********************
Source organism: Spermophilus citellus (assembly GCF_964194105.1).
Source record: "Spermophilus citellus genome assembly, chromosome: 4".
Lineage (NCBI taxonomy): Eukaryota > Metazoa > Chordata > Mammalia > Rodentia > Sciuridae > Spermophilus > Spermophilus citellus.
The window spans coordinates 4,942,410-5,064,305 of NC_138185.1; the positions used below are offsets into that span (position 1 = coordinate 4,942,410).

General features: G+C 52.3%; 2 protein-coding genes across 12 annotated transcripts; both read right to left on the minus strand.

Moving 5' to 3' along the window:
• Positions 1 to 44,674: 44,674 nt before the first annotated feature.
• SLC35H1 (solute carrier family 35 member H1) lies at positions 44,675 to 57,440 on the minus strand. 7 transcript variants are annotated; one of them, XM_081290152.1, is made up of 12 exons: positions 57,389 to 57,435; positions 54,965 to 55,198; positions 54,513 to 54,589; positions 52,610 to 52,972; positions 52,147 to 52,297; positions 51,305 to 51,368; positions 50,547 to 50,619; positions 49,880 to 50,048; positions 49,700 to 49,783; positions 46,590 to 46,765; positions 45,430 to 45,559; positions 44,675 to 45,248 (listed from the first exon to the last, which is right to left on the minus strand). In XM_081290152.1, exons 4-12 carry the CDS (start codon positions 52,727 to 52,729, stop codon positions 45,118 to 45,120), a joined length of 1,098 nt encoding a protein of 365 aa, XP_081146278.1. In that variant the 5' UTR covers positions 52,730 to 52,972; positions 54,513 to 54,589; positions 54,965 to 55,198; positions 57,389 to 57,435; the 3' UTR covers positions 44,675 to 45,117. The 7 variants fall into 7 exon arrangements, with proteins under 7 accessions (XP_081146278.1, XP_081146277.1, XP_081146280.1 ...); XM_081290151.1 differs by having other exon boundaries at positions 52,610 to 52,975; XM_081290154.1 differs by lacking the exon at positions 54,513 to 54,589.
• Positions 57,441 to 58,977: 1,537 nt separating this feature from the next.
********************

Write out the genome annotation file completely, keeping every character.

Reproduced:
Source organism: Spermophilus citellus (assembly GCF_964194105.1).
Source record: "Spermophilus citellus genome assembly, chromosome: 4".
Lineage (NCBI taxonomy): Eukaryota > Metazoa > Chordata > Mammalia > Rodentia > Sciuridae > Spermophilus > Spermophilus citellus.
The window spans coordinates 4,942,410-5,064,305 of NC_138185.1; the positions used below are offsets into that span (position 1 = coordinate 4,942,410).

General features: G+C 52.3%; 2 protein-coding genes across 12 annotated transcripts; both read right to left on the minus strand.

Moving 5' to 3' along the window:
• Positions 1 to 44,674: 44,674 nt before the first annotated feature.
• SLC35H1 (solute carrier family 35 member H1) lies at positions 44,675 to 57,440 on the minus strand. 7 transcript variants are annotated; one of them, XM_081290152.1, is made up of 12 exons: positions 57,389 to 57,435; positions 54,965 to 55,198; positions 54,513 to 54,589; positions 52,610 to 52,972; positions 52,147 to 52,297; positions 51,305 to 51,368; positions 50,547 to 50,619; positions 49,880 to 50,048; positions 49,700 to 49,783; positions 46,590 to 46,765; positions 45,430 to 45,559; positions 44,675 to 45,248 (listed from the first exon to the last, which is right to left on the minus strand). In XM_081290152.1, exons 4-12 carry the CDS (start codon positions 52,727 to 52,729, stop codon positions 45,118 to 45,120), a joined length of 1,098 nt encoding a protein of 365 aa, XP_081146278.1. In that variant the 5' UTR covers positions 52,730 to 52,972; positions 54,513 to 54,589; positions 54,965 to 55,198; positions 57,389 to 57,435; the 3' UTR covers positions 44,675 to 45,117. The 7 variants fall into 7 exon arrangements, with proteins under 7 accessions (XP_081146278.1, XP_081146277.1, XP_081146280.1 ...); XM_081290151.1 differs by having other exon boundaries at positions 52,610 to 52,975; XM_081290154.1 differs by lacking the exon at positions 54,513 to 54,589.
• Positions 57,441 to 58,977: 1,537 nt separating this feature from the next.